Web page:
Today’s technology is rooted in the work of Sir Isaac Newton. Contemporary physics’ paradox in resolving the difference between magnetism and electricity implies multiple truths and we wonder what drove Newton’s work and what drove Einstein’s? Einstein’s theory of relativity works for a bomb or nuclear energy, but it has yet to be proven per Newton. Newton’s calculus, which was developed under patronage, changed with our cultural paradigm as our buildings and music took us from the Renaissance to the Baroque, peaking in Austria with Bach and Roman inspired pluralistic Architecture.
Modern physics tells us that all we understand of the atom, the body, the cell might be the product of our culture finding the right frame for the right picture, the clock, the microscope, the voltmeter; these symbols are arbitrary and this is a language. The specific physics of Einstein’s theories, statistically drawn apart from Newton’s mechanics, may have been driven by the necessities of World War II. Newton’s choice of bodies may be driven by forces culturally significant and powerful in his era and geographic region. These bodies may still be present in some or all their form today. We can ask, what is Einstein’s theory specifically, what is Newton’s, with their physics drawn in relation to other physics; what alternate physics could we have developed in our world history and who would have a voice today? Are our physics culturally and technologically restrictive and what can we achieve with scientific diversity?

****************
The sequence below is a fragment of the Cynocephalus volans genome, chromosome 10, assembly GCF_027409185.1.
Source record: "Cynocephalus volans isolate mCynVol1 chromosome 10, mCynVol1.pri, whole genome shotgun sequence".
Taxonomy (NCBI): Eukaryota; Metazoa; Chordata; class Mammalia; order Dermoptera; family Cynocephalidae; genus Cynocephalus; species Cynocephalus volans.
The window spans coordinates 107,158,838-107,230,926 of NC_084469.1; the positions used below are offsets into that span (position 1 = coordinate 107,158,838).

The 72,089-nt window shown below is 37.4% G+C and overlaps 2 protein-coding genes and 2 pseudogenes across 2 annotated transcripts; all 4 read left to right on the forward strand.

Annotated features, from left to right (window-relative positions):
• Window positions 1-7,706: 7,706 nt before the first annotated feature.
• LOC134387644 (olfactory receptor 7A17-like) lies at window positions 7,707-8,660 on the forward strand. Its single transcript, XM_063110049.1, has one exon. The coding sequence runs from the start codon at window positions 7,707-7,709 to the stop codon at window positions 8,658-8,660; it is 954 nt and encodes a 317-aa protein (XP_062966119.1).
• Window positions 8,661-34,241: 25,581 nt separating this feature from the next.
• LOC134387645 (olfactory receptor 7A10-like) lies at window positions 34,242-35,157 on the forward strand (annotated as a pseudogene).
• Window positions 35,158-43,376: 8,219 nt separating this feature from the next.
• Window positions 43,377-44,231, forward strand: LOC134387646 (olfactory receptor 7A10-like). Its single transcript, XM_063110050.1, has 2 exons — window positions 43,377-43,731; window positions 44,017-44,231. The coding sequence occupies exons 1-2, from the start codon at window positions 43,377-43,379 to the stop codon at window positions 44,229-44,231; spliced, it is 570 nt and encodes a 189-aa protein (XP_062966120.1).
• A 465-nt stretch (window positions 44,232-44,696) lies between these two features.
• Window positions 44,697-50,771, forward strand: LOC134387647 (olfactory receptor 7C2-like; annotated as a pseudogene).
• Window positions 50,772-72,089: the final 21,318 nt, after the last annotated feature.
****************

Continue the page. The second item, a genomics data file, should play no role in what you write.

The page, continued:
Tesla believed our present cultural paradigm, seeing space travel as the future, our organism stemming from the radiation of the sun, limits our options in use of energy, a juxtaposition inducing limitless options from a change of perspective. A similar phenomenon can exist with architectural form; Sullivan wrote that “form ever follows function” which we can interpret as form should stem from the function of its materials, form should reflect its message and its use, and form, as culture, follows function, its use and message. Is the evolution of our form similarly restrictive? Culture as form is perceived individually and collectively, it is used, interpreted, and it works on and for its users and owners. Per Tesla’s difficulties with energy, we can begin thinking about our difficulties with human form and culture. Do we have culturally pluralistic forms, as possibly existed during the Baroque, today? Do we have diversity of form and culture? Do we have the physics to support these cultural paradigms per form follows the function of its materials, the correct laws explaining the correct lighting to match the correct building, the correct culture behind the correct physics to explain the correct ethos of the correct cultural mission for the correct building? Do we have diversity in form, culture, and science?
Finally, we can begin to think about our technology that we buy and use, our refrigerators, microwaves, televisions, and computers, which change our eyes and needs and reflect back to our architecture. Are we preparing ourselves for an exponentially complex future and its benefits to our individual and collective expression and understanding?